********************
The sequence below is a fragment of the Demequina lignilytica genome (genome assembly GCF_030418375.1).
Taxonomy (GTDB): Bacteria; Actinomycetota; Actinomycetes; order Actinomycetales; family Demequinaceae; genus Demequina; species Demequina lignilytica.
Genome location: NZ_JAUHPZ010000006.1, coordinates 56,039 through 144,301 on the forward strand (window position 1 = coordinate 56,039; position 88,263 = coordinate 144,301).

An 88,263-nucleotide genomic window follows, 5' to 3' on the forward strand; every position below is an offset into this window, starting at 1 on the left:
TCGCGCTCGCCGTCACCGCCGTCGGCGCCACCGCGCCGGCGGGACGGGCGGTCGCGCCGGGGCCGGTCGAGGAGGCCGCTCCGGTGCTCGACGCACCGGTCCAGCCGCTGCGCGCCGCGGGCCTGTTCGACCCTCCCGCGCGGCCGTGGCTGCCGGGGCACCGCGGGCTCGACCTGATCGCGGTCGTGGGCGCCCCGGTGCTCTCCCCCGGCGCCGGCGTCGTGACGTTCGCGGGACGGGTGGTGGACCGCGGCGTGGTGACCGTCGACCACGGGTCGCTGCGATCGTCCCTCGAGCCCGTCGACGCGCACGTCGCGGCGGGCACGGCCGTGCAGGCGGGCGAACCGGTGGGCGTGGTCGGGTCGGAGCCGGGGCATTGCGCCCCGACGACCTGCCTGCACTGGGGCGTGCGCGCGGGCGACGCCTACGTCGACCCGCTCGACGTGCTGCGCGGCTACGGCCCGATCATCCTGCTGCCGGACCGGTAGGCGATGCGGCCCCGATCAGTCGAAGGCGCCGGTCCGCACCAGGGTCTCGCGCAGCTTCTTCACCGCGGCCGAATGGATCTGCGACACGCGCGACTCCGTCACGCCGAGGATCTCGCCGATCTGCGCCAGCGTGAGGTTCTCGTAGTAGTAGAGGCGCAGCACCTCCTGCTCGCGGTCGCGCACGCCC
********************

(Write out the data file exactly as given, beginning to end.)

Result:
The sequence below is a fragment of the Demequina lignilytica genome (genome assembly GCF_030418375.1).
Taxonomy (GTDB): Bacteria; Actinomycetota; Actinomycetes; order Actinomycetales; family Demequinaceae; genus Demequina; species Demequina lignilytica.
Genome location: NZ_JAUHPZ010000006.1, coordinates 56,039 through 144,301 on the forward strand (window position 1 = coordinate 56,039; position 88,263 = coordinate 144,301).

An 88,263-nucleotide genomic window follows, 5' to 3' on the forward strand; every position below is an offset into this window, starting at 1 on the left:
TCGCGCTCGCCGTCACCGCCGTCGGCGCCACCGCGCCGGCGGGACGGGCGGTCGCGCCGGGGCCGGTCGAGGAGGCCGCTCCGGTGCTCGACGCACCGGTCCAGCCGCTGCGCGCCGCGGGCCTGTTCGACCCTCCCGCGCGGCCGTGGCTGCCGGGGCACCGCGGGCTCGACCTGATCGCGGTCGTGGGCGCCCCGGTGCTCTCCCCCGGCGCCGGCGTCGTGACGTTCGCGGGACGGGTGGTGGACCGCGGCGTGGTGACCGTCGACCACGGGTCGCTGCGATCGTCCCTCGAGCCCGTCGACGCGCACGTCGCGGCGGGCACGGCCGTGCAGGCGGGCGAACCGGTGGGCGTGGTCGGGTCGGAGCCGGGGCATTGCGCCCCGACGACCTGCCTGCACTGGGGCGTGCGCGCGGGCGACGCCTACGTCGACCCGCTCGACGTGCTGCGCGGCTACGGCCCGATCATCCTGCTGCCGGACCGGTAGGCGATGCGGCCCCGATCAGTCGAAGGCGCCGGTCCGCACCAGGGTCTCGCGCAGCTTCTTCACCGCGGCCGAATGGATCTGCGACACGCGCGACTCCGTCACGCCGAGGATCTCGCCGATCTGCGCCAGCGTGAGGTTCTCGTAGTAGTAGAGGCGCAGCACCTCCTGCTCGCGGTCGCGCACGCCC